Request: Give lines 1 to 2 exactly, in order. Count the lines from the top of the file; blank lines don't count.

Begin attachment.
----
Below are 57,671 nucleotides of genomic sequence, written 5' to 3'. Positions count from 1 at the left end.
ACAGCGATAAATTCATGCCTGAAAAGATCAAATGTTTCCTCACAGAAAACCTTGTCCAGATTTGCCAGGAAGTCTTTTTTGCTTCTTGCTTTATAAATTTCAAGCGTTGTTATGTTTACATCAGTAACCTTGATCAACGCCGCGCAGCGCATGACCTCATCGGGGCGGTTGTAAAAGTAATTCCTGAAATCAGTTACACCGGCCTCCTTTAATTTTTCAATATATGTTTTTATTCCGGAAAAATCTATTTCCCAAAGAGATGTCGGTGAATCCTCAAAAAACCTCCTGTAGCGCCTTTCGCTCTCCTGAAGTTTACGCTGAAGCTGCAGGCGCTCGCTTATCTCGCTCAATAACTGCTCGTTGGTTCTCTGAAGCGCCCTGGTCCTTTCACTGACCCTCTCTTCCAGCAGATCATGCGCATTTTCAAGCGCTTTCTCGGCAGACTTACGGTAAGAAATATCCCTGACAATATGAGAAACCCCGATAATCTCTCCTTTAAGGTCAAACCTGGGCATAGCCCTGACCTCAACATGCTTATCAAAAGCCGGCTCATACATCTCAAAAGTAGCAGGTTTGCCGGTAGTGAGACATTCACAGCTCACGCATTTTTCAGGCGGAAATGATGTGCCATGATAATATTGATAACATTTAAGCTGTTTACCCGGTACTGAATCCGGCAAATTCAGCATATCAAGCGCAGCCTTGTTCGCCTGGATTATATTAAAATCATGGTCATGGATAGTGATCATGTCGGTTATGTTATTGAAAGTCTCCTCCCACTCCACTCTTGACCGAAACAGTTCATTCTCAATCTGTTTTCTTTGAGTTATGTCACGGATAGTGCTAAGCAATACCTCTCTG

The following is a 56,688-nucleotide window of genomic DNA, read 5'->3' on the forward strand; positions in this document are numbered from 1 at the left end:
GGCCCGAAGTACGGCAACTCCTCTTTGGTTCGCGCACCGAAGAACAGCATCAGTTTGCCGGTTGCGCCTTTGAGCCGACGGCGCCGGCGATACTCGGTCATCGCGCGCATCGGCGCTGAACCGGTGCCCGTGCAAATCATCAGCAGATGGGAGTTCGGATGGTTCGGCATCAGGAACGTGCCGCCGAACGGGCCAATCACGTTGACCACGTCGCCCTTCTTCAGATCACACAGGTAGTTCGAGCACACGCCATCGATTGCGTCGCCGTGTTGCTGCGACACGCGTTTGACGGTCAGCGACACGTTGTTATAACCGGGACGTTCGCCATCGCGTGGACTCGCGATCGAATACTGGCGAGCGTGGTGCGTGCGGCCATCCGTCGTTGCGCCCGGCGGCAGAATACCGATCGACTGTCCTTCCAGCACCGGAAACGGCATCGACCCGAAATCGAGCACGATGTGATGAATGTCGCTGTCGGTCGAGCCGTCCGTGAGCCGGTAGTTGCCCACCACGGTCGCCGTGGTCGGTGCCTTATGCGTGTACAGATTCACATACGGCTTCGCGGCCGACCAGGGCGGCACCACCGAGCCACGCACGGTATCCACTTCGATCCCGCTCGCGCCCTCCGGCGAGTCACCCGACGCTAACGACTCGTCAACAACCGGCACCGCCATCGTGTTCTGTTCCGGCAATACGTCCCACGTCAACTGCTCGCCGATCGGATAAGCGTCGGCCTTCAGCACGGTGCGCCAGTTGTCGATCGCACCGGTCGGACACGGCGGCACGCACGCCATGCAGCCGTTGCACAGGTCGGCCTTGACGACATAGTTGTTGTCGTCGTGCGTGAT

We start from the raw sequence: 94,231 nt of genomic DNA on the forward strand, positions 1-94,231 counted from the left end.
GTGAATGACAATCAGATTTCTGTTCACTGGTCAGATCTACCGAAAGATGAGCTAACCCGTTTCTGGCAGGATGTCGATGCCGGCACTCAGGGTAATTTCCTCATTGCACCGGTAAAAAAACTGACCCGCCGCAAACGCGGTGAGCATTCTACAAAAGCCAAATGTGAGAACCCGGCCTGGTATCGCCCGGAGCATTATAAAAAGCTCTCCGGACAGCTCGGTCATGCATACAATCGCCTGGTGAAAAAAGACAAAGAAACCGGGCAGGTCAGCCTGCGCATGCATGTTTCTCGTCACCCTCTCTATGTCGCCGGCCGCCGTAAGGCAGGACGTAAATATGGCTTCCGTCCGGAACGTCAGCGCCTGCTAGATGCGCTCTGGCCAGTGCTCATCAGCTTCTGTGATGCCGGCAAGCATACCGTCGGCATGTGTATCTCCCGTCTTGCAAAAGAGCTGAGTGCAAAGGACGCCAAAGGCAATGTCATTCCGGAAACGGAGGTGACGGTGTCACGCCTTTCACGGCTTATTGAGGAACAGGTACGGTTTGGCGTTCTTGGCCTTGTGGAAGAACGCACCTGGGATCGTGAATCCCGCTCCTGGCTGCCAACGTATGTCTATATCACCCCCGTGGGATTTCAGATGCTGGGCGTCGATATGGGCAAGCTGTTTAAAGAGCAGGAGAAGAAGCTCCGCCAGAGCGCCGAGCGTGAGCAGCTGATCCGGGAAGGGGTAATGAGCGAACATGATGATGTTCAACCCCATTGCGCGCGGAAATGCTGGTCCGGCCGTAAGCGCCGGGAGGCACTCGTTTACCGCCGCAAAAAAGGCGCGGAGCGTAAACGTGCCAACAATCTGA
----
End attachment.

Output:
Below are 57,671 nucleotides of genomic sequence, written 5' to 3'. Positions count from 1 at the left end.
ACAGCGATAAATTCATGCCTGAAAAGATCAAATGTTTCCTCACAGAAAACCTTGTCCAGATTTGCCAGGAAGTCTTTTTTGCTTCTTGCTTTATAAATTTCAAGCGTTGTTATGTTTACATCAGTAACCTTGATCAACGCCGCGCAGCGCATGACCTCATCGGGGCGGTTGTAAAAGTAATTCCTGAAATCAGTTACACCGGCCTCCTTTAATTTTTCAATATATGTTTTTATTCCGGAAAAATCTATTTCCCAAAGAGATGTCGGTGAATCCTCAAAAAACCTCCTGTAGCGCCTTTCGCTCTCCTGAAGTTTACGCTGAAGCTGCAGGCGCTCGCTTATCTCGCTCAATAACTGCTCGTTGGTTCTCTGAAGCGCCCTGGTCCTTTCACTGACCCTCTCTTCCAGCAGATCATGCGCATTTTCAAGCGCTTTCTCGGCAGACTTACGGTAAGAAATATCCCTGACAATATGAGAAACCCCGATAATCTCTCCTTTAAGGTCAAACCTGGGCATAGCCCTGACCTCAACATGCTTATCAAAAGCCGGCTCATACATCTCAAAAGTAGCAGGTTTGCCGGTAGTGAGACATTCACAGCTCACGCATTTTTCAGGCGGAAATGATGTGCCATGATAATATTGATAACATTTAAGCTGTTTACCCGGTACTGAATCCGGCAAATTCAGCATATCAAGCGCAGCCTTGTTCGCCTGGATTATATTAAAATCATGGTCATGGATAGTGATCATGTCGGTTATGTTATTGAAAGTCTCCTCCCACTCCACTCTTGACCGAAACAGTTCATTCTCAATCTGTTTTCTTTGAGTTATGTCACGGATAGTGCTAAGCAATACCTCTCTG